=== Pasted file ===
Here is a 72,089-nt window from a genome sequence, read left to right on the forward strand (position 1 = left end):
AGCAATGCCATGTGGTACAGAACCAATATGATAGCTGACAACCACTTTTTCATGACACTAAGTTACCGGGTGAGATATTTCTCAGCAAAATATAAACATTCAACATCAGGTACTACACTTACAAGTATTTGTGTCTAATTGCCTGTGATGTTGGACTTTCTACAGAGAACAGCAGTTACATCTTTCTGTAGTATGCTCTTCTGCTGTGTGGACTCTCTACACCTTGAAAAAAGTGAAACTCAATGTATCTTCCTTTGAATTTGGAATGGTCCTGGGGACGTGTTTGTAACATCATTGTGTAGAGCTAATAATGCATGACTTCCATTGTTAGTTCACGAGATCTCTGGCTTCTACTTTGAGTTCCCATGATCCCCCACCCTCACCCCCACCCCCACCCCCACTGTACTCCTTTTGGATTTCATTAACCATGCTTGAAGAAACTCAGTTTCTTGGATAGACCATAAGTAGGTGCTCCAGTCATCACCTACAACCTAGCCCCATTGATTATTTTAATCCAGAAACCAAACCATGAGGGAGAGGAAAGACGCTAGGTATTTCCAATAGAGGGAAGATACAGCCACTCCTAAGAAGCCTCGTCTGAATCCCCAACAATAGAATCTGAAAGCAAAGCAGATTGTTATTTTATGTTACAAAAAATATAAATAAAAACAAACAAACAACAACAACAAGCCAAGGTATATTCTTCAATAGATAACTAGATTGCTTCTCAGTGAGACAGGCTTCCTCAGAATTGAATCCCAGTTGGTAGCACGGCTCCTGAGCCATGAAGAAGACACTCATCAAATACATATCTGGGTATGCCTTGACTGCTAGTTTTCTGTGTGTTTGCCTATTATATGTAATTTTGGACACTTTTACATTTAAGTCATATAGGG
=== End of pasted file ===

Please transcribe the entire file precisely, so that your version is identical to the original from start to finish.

Here is a 72,089-nt window from a genome sequence, read left to right on the forward strand (position 1 = left end):
AGCAATGCCATGTGGTACAGAACCAATATGATAGCTGACAACCACTTTTTCATGACACTAAGTTACCGGGTGAGATATTTCTCAGCAAAATATAAACATTCAACATCAGGTACTACACTTACAAGTATTTGTGTCTAATTGCCTGTGATGTTGGACTTTCTACAGAGAACAGCAGTTACATCTTTCTGTAGTATGCTCTTCTGCTGTGTGGACTCTCTACACCTTGAAAAAAGTGAAACTCAATGTATCTTCCTTTGAATTTGGAATGGTCCTGGGGACGTGTTTGTAACATCATTGTGTAGAGCTAATAATGCATGACTTCCATTGTTAGTTCACGAGATCTCTGGCTTCTACTTTGAGTTCCCATGATCCCCCACCCTCACCCCCACCCCCACCCCCACTGTACTCCTTTTGGATTTCATTAACCATGCTTGAAGAAACTCAGTTTCTTGGATAGACCATAAGTAGGTGCTCCAGTCATCACCTACAACCTAGCCCCATTGATTATTTTAATCCAGAAACCAAACCATGAGGGAGAGGAAAGACGCTAGGTATTTCCAATAGAGGGAAGATACAGCCACTCCTAAGAAGCCTCGTCTGAATCCCCAACAATAGAATCTGAAAGCAAAGCAGATTGTTATTTTATGTTACAAAAAATATAAATAAAAACAAACAAACAACAACAACAAGCCAAGGTATATTCTTCAATAGATAACTAGATTGCTTCTCAGTGAGACAGGCTTCCTCAGAATTGAATCCCAGTTGGTAGCACGGCTCCTGAGCCATGAAGAAGACACTCATCAAATACATATCTGGGTATGCCTTGACTGCTAGTTTTCTGTGTGTTTGCCTATTATATGTAATTTTGGACACTTTTACATTTAAGTCATATAGGG